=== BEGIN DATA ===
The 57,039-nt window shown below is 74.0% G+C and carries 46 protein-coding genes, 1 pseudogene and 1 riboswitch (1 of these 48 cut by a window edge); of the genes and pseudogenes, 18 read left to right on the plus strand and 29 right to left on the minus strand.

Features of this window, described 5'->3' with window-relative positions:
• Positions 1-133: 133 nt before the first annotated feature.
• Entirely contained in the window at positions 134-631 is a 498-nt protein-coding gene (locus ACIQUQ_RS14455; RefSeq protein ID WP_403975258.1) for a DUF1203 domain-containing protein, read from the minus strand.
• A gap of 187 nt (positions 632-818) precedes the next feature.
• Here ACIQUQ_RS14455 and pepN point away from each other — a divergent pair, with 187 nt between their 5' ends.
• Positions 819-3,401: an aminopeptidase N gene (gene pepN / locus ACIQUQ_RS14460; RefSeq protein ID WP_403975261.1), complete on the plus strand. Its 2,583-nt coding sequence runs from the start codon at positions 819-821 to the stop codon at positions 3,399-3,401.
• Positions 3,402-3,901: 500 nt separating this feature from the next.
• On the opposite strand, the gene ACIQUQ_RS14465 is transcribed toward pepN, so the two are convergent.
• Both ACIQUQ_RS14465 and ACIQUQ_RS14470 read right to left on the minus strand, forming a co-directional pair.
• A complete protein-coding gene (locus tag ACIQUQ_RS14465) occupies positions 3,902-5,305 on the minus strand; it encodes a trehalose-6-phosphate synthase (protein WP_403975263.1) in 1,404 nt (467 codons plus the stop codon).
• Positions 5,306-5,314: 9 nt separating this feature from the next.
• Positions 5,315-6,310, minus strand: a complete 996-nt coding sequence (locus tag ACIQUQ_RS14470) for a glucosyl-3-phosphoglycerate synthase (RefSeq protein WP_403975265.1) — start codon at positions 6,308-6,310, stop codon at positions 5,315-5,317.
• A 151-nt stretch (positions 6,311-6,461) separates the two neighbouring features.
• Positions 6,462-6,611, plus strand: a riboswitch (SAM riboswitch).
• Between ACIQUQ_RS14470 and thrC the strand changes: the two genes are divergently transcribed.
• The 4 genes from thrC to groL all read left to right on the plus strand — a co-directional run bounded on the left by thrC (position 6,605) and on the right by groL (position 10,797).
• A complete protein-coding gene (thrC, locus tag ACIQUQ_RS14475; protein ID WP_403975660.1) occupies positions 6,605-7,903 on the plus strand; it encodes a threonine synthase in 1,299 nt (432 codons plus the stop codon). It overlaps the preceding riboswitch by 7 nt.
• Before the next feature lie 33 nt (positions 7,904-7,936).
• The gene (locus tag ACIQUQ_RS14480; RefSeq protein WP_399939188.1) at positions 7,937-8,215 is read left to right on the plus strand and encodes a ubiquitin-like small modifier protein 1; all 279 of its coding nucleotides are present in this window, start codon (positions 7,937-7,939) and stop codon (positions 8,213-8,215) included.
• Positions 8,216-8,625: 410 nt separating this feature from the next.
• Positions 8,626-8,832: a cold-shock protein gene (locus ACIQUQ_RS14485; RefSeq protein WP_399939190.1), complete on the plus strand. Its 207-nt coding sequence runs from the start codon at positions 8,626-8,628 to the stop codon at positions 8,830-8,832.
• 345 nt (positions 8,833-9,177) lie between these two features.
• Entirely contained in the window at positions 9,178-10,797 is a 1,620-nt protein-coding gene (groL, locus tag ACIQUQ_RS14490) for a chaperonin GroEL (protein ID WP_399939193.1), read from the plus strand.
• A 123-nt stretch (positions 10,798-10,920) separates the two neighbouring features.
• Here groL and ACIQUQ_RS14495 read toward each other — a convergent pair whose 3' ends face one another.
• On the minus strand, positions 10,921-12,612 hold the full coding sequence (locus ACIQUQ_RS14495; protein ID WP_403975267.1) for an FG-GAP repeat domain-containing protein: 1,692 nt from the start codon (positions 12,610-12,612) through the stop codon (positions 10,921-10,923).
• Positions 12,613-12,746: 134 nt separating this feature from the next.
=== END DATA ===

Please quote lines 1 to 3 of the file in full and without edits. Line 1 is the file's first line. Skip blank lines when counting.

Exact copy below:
The 57,039-nt window shown below is 74.0% G+C and carries 46 protein-coding genes, 1 pseudogene and 1 riboswitch (1 of these 48 cut by a window edge); of the genes and pseudogenes, 18 read left to right on the plus strand and 29 right to left on the minus strand.

Features of this window, described 5'->3' with window-relative positions:
• Positions 1-133: 133 nt before the first annotated feature.